The flexibility of brickwork means that it can be tailored to virtually any design situation. In order to help specifiers exploit this virtue, and to generate detailing solutions that work, brickmakers have been quick to provide assistance by way of computer-aided design (CAD) services to architects, engineers, contractors and distributors.
Naturally, the type and extent of services and the basis on which they are supplied varies between individual companies - this article aims to provide an overview.
Services range from design studies and 3D visualisations through to final construction details and scheduling services for cost estimating purposes.
The most commonly used CAD software is AutoCAD 2000, but information can also be made available in DXF format for use with other commonly used CAD systems.
Information can also be exchanged via all available electronic systems.
For architects and designers not yet geared to CAD, at least one company can convert hand-drawn details into AutoCAD and can produce 3D computer images from 2D information.
Some manufacturers also maintain a photographic sample database of their bricks that can be combined in a variety of bonds and mortar colours to produce digital versions of brickwork panels. These can be e-mailed to the client as JPEG files. These visualisations can also be pasted into 2D and 3D models to show the effect on the overall appearance.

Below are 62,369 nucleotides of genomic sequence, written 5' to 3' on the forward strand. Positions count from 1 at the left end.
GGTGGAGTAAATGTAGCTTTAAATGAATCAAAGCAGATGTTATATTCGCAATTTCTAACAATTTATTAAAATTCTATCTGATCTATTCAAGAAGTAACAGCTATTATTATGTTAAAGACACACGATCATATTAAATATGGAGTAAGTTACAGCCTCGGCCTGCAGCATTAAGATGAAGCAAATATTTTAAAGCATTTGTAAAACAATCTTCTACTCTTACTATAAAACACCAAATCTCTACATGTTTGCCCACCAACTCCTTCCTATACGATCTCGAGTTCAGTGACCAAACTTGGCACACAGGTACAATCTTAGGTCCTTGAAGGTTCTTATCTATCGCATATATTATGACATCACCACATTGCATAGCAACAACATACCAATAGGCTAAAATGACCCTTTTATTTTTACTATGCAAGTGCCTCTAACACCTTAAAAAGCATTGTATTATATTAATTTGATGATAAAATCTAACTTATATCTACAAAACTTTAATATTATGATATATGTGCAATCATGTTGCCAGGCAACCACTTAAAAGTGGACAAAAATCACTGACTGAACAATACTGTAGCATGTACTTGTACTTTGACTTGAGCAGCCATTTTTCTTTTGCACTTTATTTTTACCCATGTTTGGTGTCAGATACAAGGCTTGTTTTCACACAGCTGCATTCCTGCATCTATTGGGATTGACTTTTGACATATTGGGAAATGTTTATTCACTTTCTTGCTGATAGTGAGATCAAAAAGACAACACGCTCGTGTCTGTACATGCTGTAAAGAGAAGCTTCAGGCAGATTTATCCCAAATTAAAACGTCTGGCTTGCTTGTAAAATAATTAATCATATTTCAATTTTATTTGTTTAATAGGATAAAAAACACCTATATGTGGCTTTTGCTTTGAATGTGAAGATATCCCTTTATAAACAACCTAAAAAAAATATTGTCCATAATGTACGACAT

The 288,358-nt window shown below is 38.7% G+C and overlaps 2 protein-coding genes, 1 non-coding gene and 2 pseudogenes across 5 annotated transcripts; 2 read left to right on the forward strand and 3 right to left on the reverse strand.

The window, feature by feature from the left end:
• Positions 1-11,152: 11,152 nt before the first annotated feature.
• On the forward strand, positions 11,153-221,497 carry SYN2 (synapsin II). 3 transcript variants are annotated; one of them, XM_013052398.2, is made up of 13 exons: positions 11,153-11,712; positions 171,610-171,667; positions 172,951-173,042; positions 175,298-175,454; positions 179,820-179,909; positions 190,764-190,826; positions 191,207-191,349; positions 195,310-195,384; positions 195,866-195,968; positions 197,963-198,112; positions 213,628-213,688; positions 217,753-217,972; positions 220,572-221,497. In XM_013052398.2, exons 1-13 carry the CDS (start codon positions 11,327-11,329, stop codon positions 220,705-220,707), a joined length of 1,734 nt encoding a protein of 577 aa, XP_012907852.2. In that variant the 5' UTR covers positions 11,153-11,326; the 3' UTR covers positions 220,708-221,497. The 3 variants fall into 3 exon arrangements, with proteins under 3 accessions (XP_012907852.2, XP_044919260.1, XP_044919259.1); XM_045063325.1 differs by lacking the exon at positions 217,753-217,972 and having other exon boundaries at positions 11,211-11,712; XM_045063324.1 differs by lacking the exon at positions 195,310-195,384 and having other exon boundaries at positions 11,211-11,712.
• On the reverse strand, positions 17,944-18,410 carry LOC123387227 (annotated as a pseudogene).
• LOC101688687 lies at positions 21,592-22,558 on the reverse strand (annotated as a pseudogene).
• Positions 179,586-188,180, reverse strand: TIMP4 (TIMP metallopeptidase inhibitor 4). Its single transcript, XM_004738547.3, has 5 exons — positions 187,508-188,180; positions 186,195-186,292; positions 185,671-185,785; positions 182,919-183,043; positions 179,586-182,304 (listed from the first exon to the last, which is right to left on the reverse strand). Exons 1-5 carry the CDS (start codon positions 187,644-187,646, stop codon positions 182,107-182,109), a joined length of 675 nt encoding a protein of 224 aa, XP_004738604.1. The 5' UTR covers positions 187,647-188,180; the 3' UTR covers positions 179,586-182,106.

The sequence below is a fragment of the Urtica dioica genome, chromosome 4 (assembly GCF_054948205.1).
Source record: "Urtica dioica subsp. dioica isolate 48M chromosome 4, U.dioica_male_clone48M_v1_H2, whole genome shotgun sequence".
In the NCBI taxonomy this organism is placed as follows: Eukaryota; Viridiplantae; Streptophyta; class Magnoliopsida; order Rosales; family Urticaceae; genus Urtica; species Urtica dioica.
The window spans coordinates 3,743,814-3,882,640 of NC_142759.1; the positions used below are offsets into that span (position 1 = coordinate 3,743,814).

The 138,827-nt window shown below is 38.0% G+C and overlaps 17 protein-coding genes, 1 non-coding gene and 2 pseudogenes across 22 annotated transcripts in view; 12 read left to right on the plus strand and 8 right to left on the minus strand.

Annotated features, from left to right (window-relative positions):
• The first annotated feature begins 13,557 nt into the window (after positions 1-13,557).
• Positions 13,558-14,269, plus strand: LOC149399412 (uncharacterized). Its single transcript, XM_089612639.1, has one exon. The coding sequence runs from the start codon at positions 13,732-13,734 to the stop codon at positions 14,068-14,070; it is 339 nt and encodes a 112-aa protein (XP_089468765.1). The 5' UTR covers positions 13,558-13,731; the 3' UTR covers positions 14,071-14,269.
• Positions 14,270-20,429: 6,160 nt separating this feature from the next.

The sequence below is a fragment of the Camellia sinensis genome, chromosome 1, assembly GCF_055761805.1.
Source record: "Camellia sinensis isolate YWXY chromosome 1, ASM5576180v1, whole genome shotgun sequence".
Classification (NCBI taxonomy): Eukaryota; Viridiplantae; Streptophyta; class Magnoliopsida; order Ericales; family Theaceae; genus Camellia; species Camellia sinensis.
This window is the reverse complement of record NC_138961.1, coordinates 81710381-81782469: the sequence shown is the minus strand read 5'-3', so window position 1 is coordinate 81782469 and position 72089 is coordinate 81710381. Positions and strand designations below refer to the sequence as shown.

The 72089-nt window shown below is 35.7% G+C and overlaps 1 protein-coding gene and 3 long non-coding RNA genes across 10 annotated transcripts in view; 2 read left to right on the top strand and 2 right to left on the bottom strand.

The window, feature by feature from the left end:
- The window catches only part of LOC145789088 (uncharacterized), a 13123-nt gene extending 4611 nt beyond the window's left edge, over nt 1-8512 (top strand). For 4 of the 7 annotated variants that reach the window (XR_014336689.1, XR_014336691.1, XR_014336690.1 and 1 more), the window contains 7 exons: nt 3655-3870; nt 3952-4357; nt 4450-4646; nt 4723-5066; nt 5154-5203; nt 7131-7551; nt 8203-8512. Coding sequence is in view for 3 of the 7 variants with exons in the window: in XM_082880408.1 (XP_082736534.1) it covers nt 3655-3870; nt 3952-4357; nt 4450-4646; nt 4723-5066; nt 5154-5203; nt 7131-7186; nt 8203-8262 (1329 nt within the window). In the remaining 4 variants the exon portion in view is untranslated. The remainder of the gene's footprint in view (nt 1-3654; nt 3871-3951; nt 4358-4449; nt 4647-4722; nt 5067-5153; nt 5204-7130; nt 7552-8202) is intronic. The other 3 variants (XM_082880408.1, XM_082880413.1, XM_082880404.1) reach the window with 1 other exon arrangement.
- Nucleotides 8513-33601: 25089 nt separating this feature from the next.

Many manufacturers can help with the architectural detailing of arches, plinths, window surrounds, corbels, sills, copings and cappings and the most intricate arrangements of polychromatic brickwork. Sketches and templates for bespoke brick specials, plaques and lettered bricks can quickly be produced.
Depending on the circumstances of each individual project, these services may be available on a speculative basis or on receipt of confirmation that an order will result. Details are often prepared to clarify order requirements and, following receipt of the order, details may then be produced full size for use in manufacturing, particularly when non-standard special shapes are being used.
Paving layouts are another example of how manufacturers' CAD services can help designers and suppliers in exploring a number of options. Ranges of standard brick and paver details are available in electronic format for incorporation directly into CAD drawing files for software systems capable of reading DXF files.
For more information on individual companies' services, visit the BDA website www. brick. org. uk, which has links to all member company sites. Or contact our Brick Information Service.